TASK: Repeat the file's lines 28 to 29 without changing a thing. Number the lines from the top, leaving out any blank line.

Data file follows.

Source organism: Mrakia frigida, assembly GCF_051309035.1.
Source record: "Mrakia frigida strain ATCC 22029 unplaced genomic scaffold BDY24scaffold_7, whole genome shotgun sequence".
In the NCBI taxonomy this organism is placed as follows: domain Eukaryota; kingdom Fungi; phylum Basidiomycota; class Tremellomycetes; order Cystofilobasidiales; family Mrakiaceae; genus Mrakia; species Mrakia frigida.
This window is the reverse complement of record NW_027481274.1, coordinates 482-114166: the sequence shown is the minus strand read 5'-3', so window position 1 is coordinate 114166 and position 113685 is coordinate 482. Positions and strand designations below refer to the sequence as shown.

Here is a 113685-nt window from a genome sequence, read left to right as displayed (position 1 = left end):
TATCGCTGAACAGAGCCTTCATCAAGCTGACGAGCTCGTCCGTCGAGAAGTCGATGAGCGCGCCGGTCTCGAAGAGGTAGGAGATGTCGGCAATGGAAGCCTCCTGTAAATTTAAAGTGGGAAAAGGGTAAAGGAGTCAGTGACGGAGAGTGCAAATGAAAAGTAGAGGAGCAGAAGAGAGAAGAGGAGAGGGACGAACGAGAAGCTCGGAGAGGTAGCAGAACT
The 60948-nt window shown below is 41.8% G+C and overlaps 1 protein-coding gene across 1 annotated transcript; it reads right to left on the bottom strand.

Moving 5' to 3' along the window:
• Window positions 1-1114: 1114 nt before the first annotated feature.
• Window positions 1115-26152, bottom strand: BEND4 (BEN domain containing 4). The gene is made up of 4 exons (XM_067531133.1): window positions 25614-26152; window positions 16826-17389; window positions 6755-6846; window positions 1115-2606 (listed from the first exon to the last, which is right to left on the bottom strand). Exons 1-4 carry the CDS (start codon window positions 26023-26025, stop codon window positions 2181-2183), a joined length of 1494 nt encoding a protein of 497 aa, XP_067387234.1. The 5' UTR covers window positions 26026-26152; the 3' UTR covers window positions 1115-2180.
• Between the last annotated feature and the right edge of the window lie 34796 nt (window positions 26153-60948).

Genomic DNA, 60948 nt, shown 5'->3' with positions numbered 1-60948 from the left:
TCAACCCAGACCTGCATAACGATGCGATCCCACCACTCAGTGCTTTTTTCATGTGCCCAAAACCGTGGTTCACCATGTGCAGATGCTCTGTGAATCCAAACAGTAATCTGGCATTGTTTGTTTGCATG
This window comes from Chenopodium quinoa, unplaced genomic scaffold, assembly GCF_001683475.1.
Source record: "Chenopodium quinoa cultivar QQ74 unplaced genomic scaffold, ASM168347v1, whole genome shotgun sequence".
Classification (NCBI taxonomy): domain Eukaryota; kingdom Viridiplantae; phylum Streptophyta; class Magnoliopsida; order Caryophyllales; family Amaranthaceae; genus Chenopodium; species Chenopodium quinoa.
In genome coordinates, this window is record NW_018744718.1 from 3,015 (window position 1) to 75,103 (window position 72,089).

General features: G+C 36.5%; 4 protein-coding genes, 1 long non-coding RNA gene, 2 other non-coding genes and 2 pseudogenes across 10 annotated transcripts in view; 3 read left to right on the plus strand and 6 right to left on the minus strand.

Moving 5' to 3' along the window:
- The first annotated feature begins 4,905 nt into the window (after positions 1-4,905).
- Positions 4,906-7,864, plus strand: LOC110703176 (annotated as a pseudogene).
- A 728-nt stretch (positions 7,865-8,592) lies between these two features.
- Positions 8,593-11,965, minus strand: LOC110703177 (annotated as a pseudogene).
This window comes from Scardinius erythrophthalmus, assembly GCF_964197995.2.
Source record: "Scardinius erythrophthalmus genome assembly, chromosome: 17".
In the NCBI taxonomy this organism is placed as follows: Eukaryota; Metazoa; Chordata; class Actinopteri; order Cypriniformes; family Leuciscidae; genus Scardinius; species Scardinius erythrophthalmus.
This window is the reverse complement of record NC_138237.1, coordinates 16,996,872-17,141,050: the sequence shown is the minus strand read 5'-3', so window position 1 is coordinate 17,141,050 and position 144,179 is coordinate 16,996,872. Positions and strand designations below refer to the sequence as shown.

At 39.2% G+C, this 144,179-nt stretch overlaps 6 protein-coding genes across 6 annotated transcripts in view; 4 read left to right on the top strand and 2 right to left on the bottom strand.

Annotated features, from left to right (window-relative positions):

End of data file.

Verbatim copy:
At 39.2% G+C, this 144,179-nt stretch overlaps 6 protein-coding genes across 6 annotated transcripts in view; 4 read left to right on the top strand and 2 right to left on the bottom strand.

Annotated features, from left to right (window-relative positions):